White Blood Cells May Predict Mesothelioma Survival

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Certain types of white blood cells may hold important survival clues – as well as a new treatment target – for mesothelioma patients and their doctors.

Malignant pleural mesothelioma can result when inhaled asbestos fibers trigger physiological changes in the lung tissue. Medical science has yet to find a reliable way to stop the spread of mesothelioma once it begins and many patients succumb to this disease within a year or two after diagnosis.

But mesothelioma tumors are known to produce an abundance of myeloid cell stimulating factors, chemicals that trigger the body to produce extra white blood cells. Now, a team of researchers at Brigham & Women’s Hospital in Boston believe that looking at the levels of these white blood cells, called monocytes and macrophages, may help predict which patients are more likely to do well and may open the door for mesothelioma treatments that target the immune system.

The researchers studied the cases of 667 mesothelioma patients who had cytoreductive surgery at Brigham & Women’s between 1989 and 2009. They examined each patient’s preoperative levels of circulating monocytes and compared it to how well they did after surgery. They also looked at level of tumor-infiltrating macrophages, the white blood cells typically charged with the task of surrounding and absorbing foreign invaders. These macrophages comprised an average of 27% of the tumor area.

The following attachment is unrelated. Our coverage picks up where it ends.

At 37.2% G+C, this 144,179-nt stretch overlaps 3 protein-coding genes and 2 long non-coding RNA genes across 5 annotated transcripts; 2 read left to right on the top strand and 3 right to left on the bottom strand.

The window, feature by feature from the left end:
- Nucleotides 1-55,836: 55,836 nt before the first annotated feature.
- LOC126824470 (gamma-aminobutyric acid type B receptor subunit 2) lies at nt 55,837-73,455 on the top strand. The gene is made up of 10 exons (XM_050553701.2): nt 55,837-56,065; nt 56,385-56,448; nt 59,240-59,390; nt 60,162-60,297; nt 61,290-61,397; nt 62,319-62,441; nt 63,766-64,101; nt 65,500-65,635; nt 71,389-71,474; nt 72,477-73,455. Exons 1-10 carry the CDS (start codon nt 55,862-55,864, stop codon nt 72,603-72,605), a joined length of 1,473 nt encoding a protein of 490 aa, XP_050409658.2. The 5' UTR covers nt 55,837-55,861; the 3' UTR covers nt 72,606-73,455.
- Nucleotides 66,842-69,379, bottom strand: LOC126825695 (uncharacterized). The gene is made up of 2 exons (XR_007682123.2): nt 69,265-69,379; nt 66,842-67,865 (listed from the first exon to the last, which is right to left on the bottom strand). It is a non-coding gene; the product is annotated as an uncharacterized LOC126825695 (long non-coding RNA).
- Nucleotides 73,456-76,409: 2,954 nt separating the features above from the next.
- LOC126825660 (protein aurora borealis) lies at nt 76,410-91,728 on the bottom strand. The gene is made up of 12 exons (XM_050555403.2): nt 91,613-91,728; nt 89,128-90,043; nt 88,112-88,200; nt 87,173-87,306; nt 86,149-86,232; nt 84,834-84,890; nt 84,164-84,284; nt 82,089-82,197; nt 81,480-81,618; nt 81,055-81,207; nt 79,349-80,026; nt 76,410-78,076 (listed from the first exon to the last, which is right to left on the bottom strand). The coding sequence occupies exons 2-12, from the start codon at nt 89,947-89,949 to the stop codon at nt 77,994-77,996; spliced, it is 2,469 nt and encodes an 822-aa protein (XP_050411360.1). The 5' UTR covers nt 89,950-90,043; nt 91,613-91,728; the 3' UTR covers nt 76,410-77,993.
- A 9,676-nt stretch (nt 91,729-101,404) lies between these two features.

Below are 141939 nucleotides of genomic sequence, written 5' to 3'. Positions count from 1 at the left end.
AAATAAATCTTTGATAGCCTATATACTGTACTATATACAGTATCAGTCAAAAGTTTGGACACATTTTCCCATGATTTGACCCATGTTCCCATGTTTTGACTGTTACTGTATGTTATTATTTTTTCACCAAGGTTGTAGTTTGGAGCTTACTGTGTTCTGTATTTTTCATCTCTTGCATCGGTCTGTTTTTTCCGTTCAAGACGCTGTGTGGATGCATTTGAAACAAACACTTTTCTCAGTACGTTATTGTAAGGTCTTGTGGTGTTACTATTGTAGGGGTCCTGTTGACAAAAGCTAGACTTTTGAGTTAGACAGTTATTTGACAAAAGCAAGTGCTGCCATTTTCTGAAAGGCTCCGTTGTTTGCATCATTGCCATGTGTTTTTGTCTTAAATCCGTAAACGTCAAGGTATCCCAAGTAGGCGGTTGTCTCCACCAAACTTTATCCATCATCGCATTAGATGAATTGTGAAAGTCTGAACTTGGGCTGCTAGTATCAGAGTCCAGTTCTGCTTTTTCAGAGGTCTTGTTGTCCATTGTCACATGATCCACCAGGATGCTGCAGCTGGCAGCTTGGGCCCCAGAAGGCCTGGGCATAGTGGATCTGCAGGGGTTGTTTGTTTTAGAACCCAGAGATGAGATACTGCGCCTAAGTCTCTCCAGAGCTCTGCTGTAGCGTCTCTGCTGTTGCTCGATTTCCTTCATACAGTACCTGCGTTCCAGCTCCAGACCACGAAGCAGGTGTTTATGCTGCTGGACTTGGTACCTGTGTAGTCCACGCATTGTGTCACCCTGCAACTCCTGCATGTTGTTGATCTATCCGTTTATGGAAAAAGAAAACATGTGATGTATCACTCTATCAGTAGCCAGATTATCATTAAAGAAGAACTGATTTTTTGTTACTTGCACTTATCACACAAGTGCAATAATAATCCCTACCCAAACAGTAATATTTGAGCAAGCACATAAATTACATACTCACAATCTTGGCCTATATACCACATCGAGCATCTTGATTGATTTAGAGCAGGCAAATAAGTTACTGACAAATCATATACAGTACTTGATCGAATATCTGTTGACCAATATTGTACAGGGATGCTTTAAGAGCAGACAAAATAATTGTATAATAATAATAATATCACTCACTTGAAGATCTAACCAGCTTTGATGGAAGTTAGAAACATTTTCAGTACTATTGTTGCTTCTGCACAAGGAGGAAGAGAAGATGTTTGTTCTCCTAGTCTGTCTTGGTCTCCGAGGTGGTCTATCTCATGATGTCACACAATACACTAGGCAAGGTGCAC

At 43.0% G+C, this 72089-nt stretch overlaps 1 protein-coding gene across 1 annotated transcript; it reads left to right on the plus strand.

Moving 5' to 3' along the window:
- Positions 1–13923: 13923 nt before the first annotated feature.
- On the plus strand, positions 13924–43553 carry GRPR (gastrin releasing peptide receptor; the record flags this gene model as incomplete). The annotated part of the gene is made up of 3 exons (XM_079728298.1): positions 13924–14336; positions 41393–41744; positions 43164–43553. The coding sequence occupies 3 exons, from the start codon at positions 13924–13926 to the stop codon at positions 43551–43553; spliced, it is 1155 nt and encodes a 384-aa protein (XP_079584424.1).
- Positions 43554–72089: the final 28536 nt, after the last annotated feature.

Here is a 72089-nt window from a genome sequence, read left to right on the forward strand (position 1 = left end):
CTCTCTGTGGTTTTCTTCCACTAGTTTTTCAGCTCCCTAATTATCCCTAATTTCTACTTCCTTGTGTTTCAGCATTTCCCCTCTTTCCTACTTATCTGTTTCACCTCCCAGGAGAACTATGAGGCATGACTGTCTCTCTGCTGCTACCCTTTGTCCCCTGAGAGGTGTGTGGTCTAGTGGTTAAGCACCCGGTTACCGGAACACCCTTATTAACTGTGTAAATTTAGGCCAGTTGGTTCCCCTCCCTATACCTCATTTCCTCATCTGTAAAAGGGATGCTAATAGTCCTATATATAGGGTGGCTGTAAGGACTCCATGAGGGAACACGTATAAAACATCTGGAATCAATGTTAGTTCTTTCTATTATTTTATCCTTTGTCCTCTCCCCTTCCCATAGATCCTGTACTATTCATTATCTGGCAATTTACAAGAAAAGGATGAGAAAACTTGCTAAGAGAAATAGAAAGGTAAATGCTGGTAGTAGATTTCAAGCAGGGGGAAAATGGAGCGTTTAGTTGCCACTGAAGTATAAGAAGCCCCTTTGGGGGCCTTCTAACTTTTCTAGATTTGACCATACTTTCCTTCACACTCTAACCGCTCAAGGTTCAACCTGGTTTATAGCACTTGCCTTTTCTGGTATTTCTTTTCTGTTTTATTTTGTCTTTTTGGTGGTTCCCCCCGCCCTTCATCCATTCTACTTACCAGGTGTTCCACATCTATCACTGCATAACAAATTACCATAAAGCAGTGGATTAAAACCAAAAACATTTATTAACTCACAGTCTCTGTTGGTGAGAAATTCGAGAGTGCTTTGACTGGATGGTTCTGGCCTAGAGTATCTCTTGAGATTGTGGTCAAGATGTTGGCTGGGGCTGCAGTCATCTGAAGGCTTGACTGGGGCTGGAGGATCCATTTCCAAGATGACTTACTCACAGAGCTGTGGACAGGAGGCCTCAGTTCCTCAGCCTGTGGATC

The median survival for all patients in the study was 13.4 months, although those with the rarer non-epithelial types of mesothelioma did not live as long. These patients were found to have significantly higher levels of monocytes. In fact, the higher the monocyte count, the lower the chance of survival – regardless of tumor type. When the team looked at macrophages, they found that “the degree of macrophage infiltration was found to be negatively correlated with survival in patients with non-epithelial malignant pleural mesothelioma, independent of disease stage.” Macrophage levels did not appear to correlate with survival in patients with epithelial mesothelioma.

Because the levels of both monocytes and macrophages are linked to mesothelioma prognosis in some patients, the researchers concluded that both types of cells may prove to be “novel targets” for immunotherapy treatments in the future.

Sources:

Burt, Bryan et al, “Circulated and tumor-infiltrating myeloid cells predict survival in human pleural mesothelioma” April 26, 2011, Cancer, Vol. 111, Issue 11.

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